Continuing through May 26, 2014
John Singer Sargent had no desire to exhibit or sell any of the dazzling watercolors that appear in this show, but his American friend Edward Darley Boit talked him into it. Sargent reluctantly agreed to exhibit 83 paintings in New York alongside those of Boit on the condition that he would only sell them as a group. Consequently, the Brooklyn Museum got the entire lot for $20,000. Three years later, Sargent showed 50 more watercolors with Boit, and those in turn were purchased by the Museum of Fine Arts, Boston.
This is the first time that the two collections have been exhibited together. Nearly 100 watercolors are arranged in three large galleries by theme, which include Italian villa gardens, Venice and harbor scenes, portraits, Middle Eastern Bedouin nomads, summers in the Swiss Alps, and the Carrara marble quarries. In the fourth and final gallery are a number of Sargents owned by Houston collectors, as well as one of Sargent’s traveling watercolor cases.
Sargent did his first watercolors around the age of 12 or 13, and as he grew older he used the medium to record his travels throughout France and Italy. In 1902, he abandoned the oil paints and high-society portraits he was best known for to focus on watercolor. As in his younger days, he used them to spontaneously capture his surroundings as he traveled, working en plein air. For a decade, Sargent traveled and worked incessantly — for him, there was no such thing as a vacation from painting.
Sargent’s watercolors are loosely painting and perfect for capturing the European wanderings of the artist and his entourage, which often included his sisters, beloved niece, and friends. These traveling companions played an important role in many of his paintings, looking as though he had captured them relaxing when in fact they were carefully posed and sometimes even dressed by him.
Sargent would spend the summer months in the Switzerland and work his way through northern Italy, ending up in Venice in October. He loved the city of canals, and these are some of the most beguiling paintings in the show. Many were painted from a gondola; sometimes he includes a glimpse the front of the boat in a composition.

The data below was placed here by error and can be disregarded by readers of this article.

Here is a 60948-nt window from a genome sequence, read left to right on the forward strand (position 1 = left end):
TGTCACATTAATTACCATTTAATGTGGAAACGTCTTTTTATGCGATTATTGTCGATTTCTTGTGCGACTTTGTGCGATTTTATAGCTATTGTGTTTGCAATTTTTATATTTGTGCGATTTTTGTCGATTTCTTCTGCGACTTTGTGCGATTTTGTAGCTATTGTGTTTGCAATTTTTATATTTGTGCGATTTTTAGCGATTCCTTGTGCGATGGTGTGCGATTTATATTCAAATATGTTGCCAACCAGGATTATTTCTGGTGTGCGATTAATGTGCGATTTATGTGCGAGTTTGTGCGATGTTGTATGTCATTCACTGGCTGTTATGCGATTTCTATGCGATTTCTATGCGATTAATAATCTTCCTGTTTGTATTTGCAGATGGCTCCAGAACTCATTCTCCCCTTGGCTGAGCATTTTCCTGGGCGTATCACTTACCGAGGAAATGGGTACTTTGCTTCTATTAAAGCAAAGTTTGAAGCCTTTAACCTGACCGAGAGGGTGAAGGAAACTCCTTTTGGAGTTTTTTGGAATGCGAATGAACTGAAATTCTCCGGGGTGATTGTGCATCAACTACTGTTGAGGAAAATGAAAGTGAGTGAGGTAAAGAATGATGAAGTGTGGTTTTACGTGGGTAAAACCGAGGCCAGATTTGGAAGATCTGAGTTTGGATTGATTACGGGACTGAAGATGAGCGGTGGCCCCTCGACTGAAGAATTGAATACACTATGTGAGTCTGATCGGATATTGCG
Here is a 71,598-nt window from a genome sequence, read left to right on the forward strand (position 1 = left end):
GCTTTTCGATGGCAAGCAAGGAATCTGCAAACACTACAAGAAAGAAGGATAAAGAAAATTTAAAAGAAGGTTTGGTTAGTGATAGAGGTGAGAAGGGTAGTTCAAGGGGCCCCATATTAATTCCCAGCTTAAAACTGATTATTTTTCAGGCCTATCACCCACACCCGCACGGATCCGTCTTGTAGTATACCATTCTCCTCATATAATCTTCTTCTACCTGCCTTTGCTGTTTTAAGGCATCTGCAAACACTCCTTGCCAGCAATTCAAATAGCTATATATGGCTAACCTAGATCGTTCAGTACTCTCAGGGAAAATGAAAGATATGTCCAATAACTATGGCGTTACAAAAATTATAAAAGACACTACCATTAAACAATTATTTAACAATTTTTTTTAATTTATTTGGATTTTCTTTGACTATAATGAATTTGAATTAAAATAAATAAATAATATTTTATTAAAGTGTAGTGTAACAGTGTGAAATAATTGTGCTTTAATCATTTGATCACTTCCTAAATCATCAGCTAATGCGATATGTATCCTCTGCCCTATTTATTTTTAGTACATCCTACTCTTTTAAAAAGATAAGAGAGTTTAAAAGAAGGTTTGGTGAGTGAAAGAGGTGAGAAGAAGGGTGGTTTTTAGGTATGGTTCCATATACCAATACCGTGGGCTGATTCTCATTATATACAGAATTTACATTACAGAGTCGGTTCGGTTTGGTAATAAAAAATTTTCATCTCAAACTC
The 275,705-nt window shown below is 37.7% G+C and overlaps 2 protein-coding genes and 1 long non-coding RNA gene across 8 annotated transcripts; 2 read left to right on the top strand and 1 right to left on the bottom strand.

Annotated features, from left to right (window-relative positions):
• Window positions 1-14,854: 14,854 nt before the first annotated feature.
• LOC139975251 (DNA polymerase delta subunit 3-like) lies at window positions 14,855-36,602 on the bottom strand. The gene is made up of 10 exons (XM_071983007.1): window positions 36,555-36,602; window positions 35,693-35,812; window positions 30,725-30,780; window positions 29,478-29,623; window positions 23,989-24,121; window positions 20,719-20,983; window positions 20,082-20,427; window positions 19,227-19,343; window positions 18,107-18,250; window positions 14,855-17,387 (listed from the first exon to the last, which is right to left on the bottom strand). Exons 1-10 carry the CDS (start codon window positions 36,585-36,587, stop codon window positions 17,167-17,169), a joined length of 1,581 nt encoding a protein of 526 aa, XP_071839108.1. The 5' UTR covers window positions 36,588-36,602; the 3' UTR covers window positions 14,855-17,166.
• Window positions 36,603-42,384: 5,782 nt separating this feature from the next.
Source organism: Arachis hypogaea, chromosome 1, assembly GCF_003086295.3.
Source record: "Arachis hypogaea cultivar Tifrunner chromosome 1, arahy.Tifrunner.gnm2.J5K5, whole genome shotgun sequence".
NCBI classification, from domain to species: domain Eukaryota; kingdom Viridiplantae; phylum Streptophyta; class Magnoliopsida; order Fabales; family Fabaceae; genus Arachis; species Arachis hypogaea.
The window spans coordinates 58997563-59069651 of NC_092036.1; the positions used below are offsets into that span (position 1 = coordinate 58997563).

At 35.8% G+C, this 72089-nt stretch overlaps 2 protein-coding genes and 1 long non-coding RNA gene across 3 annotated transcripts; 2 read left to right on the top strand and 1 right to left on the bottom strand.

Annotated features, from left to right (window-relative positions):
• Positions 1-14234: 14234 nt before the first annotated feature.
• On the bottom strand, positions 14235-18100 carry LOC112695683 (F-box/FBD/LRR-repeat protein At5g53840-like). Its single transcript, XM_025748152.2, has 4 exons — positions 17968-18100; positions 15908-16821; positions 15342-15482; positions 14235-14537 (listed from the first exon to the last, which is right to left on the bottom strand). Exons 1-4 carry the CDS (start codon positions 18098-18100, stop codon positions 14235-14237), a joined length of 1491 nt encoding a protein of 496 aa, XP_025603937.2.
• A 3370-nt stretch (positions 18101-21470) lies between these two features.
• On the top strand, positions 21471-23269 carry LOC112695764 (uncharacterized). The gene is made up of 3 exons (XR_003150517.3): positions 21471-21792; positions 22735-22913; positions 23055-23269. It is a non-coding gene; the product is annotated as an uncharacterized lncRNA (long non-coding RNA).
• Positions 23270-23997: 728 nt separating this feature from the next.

Sargent would sketch out his compositions very lightly in pencil, and these marks can be seen through layers of sheer color and areas of white. A watercolorist is judged in part by the way they handle white, and Sargent is a master, using wax resist in some areas, opaque white in others and also allowing the white of the paper to show through. In the fall of 1911 he spent several weeks in the mountains above the town of Carrara, sketching and painting the whitest marble in the world. His stonecutters are dwarfed by sheer cliffs of the pristine stone, and Sargent delighted in capturing the effects of sun and shadow on their faceted surfaces.
A particularly strong group of paintings was done on a trip to the Middle East that included Jerusalem, Beirut, and Syria. From September 1905 through January 1906, Sargent traveled through the Ottoman Levant, painting and sketching the nomadic Bedouin tribes that moved across the expansive desert. In “Bedouins,” one of the most powerful in the series, the intense gaze of two hooded figures silhouetted against a blue sky beckon the viewer to come closer and marvel at the artist’s genius in capturing the moment.
Sargent’s watercolors are as fresh as Alpine air and as translucent as Venetian water. Many of the landscapes and seascapes exude a sensual, languorous quality, while the informal portraits of various “types” he would encounter seem to be a welcome departure from his earlier formal portraits. The pleasure Sargent took in working with watercolor permeates the entire show and leaves the observer with a similar sense of delight.